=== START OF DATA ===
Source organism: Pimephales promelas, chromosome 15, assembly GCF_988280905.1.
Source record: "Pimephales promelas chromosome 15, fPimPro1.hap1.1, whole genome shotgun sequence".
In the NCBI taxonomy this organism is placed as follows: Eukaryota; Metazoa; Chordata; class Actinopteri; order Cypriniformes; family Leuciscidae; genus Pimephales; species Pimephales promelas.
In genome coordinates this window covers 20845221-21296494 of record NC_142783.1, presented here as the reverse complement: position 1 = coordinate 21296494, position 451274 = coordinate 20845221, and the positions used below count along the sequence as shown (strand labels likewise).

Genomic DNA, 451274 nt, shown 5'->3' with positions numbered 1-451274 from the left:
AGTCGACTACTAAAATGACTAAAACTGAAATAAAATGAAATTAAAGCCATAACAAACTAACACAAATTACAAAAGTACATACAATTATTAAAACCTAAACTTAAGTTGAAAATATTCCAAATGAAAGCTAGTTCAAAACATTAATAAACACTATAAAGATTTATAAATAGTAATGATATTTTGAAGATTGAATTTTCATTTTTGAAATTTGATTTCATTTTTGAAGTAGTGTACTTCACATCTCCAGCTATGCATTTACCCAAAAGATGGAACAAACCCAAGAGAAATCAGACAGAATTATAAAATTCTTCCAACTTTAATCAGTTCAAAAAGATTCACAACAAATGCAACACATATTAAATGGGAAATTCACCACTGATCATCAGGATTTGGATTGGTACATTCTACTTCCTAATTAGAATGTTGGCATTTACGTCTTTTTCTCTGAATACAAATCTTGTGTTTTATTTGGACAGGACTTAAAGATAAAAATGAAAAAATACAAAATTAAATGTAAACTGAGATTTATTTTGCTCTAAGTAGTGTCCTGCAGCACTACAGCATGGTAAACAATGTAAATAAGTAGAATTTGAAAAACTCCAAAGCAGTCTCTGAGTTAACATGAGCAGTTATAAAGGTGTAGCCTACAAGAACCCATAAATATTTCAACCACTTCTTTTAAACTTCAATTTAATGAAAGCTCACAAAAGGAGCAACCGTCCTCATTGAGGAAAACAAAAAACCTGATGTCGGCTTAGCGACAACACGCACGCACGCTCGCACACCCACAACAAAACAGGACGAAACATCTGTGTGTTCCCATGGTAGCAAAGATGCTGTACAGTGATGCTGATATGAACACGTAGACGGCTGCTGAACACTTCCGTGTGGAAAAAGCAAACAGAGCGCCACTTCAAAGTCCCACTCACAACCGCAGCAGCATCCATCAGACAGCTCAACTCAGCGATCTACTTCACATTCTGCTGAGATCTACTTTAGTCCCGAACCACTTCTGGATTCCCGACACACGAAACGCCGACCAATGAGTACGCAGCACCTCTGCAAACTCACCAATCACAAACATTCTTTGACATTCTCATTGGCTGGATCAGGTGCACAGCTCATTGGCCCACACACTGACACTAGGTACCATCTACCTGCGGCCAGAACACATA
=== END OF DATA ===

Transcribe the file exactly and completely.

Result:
Source organism: Pimephales promelas, chromosome 15, assembly GCF_988280905.1.
Source record: "Pimephales promelas chromosome 15, fPimPro1.hap1.1, whole genome shotgun sequence".
In the NCBI taxonomy this organism is placed as follows: Eukaryota; Metazoa; Chordata; class Actinopteri; order Cypriniformes; family Leuciscidae; genus Pimephales; species Pimephales promelas.
In genome coordinates this window covers 20845221-21296494 of record NC_142783.1, presented here as the reverse complement: position 1 = coordinate 21296494, position 451274 = coordinate 20845221, and the positions used below count along the sequence as shown (strand labels likewise).

Genomic DNA, 451274 nt, shown 5'->3' with positions numbered 1-451274 from the left:
AGTCGACTACTAAAATGACTAAAACTGAAATAAAATGAAATTAAAGCCATAACAAACTAACACAAATTACAAAAGTACATACAATTATTAAAACCTAAACTTAAGTTGAAAATATTCCAAATGAAAGCTAGTTCAAAACATTAATAAACACTATAAAGATTTATAAATAGTAATGATATTTTGAAGATTGAATTTTCATTTTTGAAATTTGATTTCATTTTTGAAGTAGTGTACTTCACATCTCCAGCTATGCATTTACCCAAAAGATGGAACAAACCCAAGAGAAATCAGACAGAATTATAAAATTCTTCCAACTTTAATCAGTTCAAAAAGATTCACAACAAATGCAACACATATTAAATGGGAAATTCACCACTGATCATCAGGATTTGGATTGGTACATTCTACTTCCTAATTAGAATGTTGGCATTTACGTCTTTTTCTCTGAATACAAATCTTGTGTTTTATTTGGACAGGACTTAAAGATAAAAATGAAAAAATACAAAATTAAATGTAAACTGAGATTTATTTTGCTCTAAGTAGTGTCCTGCAGCACTACAGCATGGTAAACAATGTAAATAAGTAGAATTTGAAAAACTCCAAAGCAGTCTCTGAGTTAACATGAGCAGTTATAAAGGTGTAGCCTACAAGAACCCATAAATATTTCAACCACTTCTTTTAAACTTCAATTTAATGAAAGCTCACAAAAGGAGCAACCGTCCTCATTGAGGAAAACAAAAAACCTGATGTCGGCTTAGCGACAACACGCACGCACGCTCGCACACCCACAACAAAACAGGACGAAACATCTGTGTGTTCCCATGGTAGCAAAGATGCTGTACAGTGATGCTGATATGAACACGTAGACGGCTGCTGAACACTTCCGTGTGGAAAAAGCAAACAGAGCGCCACTTCAAAGTCCCACTCACAACCGCAGCAGCATCCATCAGACAGCTCAACTCAGCGATCTACTTCACATTCTGCTGAGATCTACTTTAGTCCCGAACCACTTCTGGATTCCCGACACACGAAACGCCGACCAATGAGTACGCAGCACCTCTGCAAACTCACCAATCACAAACATTCTTTGACATTCTCATTGGCTGGATCAGGTGCACAGCTCATTGGCCCACACACTGACACTAGGTACCATCTACCTGCGGCCAGAACACATA